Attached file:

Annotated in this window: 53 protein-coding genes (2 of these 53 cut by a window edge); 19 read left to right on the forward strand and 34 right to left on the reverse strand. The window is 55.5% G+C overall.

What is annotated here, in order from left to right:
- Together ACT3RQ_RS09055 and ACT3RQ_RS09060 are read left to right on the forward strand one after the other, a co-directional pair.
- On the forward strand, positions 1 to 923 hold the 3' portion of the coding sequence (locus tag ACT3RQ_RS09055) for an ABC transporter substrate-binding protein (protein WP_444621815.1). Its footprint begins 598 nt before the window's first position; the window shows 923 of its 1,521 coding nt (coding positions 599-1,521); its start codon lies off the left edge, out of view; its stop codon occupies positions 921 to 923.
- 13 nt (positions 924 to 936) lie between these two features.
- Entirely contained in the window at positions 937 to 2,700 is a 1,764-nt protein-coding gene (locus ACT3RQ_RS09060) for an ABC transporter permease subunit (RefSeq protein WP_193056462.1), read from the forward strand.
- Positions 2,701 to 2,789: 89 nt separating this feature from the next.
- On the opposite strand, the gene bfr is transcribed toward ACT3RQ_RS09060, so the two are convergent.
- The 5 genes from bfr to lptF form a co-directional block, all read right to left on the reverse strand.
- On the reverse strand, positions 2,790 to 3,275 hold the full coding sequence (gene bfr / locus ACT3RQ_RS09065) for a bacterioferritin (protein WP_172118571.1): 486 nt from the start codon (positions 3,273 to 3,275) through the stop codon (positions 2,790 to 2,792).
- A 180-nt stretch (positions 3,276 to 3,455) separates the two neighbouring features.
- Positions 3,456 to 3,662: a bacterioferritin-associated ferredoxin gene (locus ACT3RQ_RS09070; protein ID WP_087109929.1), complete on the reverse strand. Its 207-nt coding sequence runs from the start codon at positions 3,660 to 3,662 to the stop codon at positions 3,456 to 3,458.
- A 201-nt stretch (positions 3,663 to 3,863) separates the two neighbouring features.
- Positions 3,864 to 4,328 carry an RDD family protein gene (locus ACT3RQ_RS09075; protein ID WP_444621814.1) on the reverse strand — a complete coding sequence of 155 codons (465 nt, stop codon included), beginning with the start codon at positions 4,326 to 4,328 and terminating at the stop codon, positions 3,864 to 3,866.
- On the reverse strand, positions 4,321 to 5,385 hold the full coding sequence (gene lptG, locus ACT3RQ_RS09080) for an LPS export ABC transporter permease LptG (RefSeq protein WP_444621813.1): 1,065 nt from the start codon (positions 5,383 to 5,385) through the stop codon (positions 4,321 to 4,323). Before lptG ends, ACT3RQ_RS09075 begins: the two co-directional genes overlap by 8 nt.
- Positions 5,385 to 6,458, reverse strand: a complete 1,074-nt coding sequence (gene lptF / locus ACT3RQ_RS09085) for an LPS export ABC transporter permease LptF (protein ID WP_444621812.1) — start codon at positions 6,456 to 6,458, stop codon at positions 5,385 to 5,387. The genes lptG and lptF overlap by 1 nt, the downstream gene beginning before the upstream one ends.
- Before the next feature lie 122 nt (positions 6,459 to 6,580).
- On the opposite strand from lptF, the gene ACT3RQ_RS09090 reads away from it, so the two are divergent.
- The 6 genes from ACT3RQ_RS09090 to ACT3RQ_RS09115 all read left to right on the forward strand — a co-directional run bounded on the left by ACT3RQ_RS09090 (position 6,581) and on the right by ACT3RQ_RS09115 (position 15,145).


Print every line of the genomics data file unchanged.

Annotated in this window: 53 protein-coding genes (2 of these 53 cut by a window edge); 19 read left to right on the forward strand and 34 right to left on the reverse strand. The window is 55.5% G+C overall.

What is annotated here, in order from left to right:
- Together ACT3RQ_RS09055 and ACT3RQ_RS09060 are read left to right on the forward strand one after the other, a co-directional pair.
- On the forward strand, positions 1 to 923 hold the 3' portion of the coding sequence (locus tag ACT3RQ_RS09055) for an ABC transporter substrate-binding protein (protein WP_444621815.1). Its footprint begins 598 nt before the window's first position; the window shows 923 of its 1,521 coding nt (coding positions 599-1,521); its start codon lies off the left edge, out of view; its stop codon occupies positions 921 to 923.
- 13 nt (positions 924 to 936) lie between these two features.
- Entirely contained in the window at positions 937 to 2,700 is a 1,764-nt protein-coding gene (locus ACT3RQ_RS09060) for an ABC transporter permease subunit (RefSeq protein WP_193056462.1), read from the forward strand.
- Positions 2,701 to 2,789: 89 nt separating this feature from the next.
- On the opposite strand, the gene bfr is transcribed toward ACT3RQ_RS09060, so the two are convergent.
- The 5 genes from bfr to lptF form a co-directional block, all read right to left on the reverse strand.
- On the reverse strand, positions 2,790 to 3,275 hold the full coding sequence (gene bfr / locus ACT3RQ_RS09065) for a bacterioferritin (protein WP_172118571.1): 486 nt from the start codon (positions 3,273 to 3,275) through the stop codon (positions 2,790 to 2,792).
- A 180-nt stretch (positions 3,276 to 3,455) separates the two neighbouring features.
- Positions 3,456 to 3,662: a bacterioferritin-associated ferredoxin gene (locus ACT3RQ_RS09070; protein ID WP_087109929.1), complete on the reverse strand. Its 207-nt coding sequence runs from the start codon at positions 3,660 to 3,662 to the stop codon at positions 3,456 to 3,458.
- A 201-nt stretch (positions 3,663 to 3,863) separates the two neighbouring features.
- Positions 3,864 to 4,328 carry an RDD family protein gene (locus ACT3RQ_RS09075; protein ID WP_444621814.1) on the reverse strand — a complete coding sequence of 155 codons (465 nt, stop codon included), beginning with the start codon at positions 4,326 to 4,328 and terminating at the stop codon, positions 3,864 to 3,866.
- On the reverse strand, positions 4,321 to 5,385 hold the full coding sequence (gene lptG, locus ACT3RQ_RS09080) for an LPS export ABC transporter permease LptG (RefSeq protein WP_444621813.1): 1,065 nt from the start codon (positions 5,383 to 5,385) through the stop codon (positions 4,321 to 4,323). Before lptG ends, ACT3RQ_RS09075 begins: the two co-directional genes overlap by 8 nt.
- Positions 5,385 to 6,458, reverse strand: a complete 1,074-nt coding sequence (gene lptF / locus ACT3RQ_RS09085) for an LPS export ABC transporter permease LptF (protein ID WP_444621812.1) — start codon at positions 6,456 to 6,458, stop codon at positions 5,385 to 5,387. The genes lptG and lptF overlap by 1 nt, the downstream gene beginning before the upstream one ends.
- Before the next feature lie 122 nt (positions 6,459 to 6,580).
- On the opposite strand from lptF, the gene ACT3RQ_RS09090 reads away from it, so the two are divergent.
- The 6 genes from ACT3RQ_RS09090 to ACT3RQ_RS09115 all read left to right on the forward strand — a co-directional run bounded on the left by ACT3RQ_RS09090 (position 6,581) and on the right by ACT3RQ_RS09115 (position 15,145).